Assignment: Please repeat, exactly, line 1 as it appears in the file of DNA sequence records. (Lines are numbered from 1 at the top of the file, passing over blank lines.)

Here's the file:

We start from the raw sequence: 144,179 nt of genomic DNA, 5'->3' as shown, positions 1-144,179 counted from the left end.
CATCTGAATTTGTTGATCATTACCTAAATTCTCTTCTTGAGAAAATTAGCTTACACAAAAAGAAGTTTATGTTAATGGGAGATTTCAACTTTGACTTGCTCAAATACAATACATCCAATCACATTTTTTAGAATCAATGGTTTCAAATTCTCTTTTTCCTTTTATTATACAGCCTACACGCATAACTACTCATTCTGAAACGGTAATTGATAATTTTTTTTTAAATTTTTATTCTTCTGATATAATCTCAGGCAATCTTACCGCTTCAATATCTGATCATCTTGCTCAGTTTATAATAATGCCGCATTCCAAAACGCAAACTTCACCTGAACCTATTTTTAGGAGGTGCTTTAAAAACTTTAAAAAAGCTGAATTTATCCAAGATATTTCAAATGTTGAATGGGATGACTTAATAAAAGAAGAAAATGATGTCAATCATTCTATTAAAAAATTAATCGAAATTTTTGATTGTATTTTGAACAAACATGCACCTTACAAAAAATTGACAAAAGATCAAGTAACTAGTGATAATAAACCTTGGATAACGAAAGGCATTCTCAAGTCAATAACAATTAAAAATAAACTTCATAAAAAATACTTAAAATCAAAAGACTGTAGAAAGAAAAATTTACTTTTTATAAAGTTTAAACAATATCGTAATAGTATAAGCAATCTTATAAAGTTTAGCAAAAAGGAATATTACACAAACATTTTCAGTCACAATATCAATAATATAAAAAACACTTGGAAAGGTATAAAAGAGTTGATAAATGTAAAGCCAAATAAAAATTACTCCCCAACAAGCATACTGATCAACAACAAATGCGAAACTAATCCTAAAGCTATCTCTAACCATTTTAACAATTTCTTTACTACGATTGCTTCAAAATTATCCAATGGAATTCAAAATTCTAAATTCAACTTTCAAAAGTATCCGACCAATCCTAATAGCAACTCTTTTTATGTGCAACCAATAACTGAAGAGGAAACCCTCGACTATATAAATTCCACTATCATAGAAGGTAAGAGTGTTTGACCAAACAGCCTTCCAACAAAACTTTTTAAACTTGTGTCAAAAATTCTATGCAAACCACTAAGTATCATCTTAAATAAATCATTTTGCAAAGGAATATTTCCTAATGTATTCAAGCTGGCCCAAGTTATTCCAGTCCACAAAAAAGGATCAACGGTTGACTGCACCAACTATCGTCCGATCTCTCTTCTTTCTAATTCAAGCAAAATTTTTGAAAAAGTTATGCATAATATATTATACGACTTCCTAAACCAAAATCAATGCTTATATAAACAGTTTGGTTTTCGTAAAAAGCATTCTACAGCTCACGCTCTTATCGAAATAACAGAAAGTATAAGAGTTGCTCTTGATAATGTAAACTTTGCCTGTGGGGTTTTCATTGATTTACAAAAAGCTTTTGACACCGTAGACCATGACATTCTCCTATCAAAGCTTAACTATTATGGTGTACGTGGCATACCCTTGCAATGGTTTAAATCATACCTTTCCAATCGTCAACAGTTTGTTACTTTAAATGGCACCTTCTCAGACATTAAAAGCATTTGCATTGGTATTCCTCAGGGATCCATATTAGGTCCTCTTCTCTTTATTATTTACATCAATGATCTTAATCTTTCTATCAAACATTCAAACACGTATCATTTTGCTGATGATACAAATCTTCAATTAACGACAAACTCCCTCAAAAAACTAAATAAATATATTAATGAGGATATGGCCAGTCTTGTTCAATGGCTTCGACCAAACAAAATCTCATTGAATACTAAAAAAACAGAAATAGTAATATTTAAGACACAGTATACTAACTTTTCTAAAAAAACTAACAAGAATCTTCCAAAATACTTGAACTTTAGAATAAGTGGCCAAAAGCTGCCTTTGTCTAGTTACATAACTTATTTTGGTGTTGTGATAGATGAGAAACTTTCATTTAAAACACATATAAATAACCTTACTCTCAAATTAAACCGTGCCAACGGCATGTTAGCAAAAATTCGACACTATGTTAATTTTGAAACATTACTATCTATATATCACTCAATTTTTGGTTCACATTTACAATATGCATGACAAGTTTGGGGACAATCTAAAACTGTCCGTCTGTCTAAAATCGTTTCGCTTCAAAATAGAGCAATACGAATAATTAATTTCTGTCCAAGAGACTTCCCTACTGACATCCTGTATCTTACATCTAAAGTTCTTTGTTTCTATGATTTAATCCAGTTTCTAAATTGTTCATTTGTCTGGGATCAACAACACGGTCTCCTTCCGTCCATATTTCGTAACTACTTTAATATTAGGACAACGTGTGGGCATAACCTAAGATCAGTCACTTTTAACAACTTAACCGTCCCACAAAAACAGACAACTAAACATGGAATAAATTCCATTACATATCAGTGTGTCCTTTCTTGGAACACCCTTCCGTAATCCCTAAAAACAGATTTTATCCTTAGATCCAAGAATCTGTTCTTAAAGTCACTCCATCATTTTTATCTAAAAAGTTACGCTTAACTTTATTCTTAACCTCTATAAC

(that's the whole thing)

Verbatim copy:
We start from the raw sequence: 144,179 nt of genomic DNA, 5'->3' as shown, positions 1-144,179 counted from the left end.